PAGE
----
Some New Challenges For Straightforward Methods Of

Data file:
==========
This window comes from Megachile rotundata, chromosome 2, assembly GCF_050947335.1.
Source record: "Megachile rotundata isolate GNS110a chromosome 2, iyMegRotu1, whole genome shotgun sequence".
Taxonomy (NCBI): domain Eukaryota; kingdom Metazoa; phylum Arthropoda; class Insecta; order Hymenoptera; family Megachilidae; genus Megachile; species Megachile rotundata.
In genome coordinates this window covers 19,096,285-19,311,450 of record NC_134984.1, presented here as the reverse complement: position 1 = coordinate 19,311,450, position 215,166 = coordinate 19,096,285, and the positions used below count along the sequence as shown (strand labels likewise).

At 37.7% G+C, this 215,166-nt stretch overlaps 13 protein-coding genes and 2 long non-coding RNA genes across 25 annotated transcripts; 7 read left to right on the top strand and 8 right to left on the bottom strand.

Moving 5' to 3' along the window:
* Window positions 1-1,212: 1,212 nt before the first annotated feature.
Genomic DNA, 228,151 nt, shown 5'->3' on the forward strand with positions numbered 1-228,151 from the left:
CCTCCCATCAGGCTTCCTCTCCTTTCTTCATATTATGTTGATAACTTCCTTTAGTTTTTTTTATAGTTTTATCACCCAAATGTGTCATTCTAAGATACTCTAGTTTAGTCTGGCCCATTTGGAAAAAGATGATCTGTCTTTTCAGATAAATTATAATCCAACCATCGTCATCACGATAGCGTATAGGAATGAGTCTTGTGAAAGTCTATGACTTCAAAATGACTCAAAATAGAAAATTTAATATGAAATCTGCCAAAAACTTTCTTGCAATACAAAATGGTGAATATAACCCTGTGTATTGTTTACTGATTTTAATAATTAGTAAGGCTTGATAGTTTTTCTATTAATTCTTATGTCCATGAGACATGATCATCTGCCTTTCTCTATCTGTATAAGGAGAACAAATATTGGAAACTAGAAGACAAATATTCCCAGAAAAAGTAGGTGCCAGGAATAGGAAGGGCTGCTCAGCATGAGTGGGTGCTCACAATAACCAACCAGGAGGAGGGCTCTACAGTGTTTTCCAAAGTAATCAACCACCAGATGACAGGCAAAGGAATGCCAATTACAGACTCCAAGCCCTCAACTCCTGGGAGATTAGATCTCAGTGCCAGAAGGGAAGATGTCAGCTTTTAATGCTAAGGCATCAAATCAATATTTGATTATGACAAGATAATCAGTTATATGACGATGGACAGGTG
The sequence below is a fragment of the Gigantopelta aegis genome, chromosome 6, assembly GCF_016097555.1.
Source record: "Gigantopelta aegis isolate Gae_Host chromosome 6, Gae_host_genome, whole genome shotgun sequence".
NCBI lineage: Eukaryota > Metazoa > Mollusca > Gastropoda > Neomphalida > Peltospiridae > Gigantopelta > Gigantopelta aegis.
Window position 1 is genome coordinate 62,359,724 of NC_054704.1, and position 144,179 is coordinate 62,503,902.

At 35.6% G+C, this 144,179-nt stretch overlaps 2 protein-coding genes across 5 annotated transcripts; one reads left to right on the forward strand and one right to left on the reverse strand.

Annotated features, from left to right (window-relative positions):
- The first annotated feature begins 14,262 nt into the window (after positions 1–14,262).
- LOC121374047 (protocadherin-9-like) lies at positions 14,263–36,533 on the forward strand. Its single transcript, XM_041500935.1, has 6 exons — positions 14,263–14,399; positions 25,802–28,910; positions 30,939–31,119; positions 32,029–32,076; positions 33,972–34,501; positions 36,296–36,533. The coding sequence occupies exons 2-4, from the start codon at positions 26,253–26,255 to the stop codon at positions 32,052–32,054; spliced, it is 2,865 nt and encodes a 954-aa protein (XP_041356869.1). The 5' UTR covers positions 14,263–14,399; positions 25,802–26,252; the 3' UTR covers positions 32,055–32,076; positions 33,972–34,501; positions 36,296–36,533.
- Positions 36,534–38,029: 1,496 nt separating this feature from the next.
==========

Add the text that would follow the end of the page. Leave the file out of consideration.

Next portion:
These are external links and will open in a new window Image caption Prashant Sharma and Niti Shree received Bitcoin as a wedding gift from nearly all their guests When Prashant Sharma and Niti Shree were planning to marry, they decided to ask for something unusual as a wedding present - the cryptocurrency, Bitcoin. The couple, who live in the south Indian city of Bangalore, are founders of a digital start-up and many of their friends also work for technology companies. "So we thought of merging technology with gifting for the future," said Mr Sharma. "We explained it to our parents and they were very receptive." The wedding took place on 9 December, just four days after India's central bank issued its third warning cautioning investors against buying Bitcoins. But that didn't seem to discourage their friends and family. There are two key traits of Bitcoin: it is digital and it is seen as an alternative currency. Unlike the notes or coins in your pocket, it largely exists online. Secondly, Bitcoin is not printed by governments or traditional banks. A small but growing number of businesses, including Expedia and Microsoft, accept Bitcoins - which work like virtual tokens. However, the vast majority of users now buy and sell them as a financial investment.
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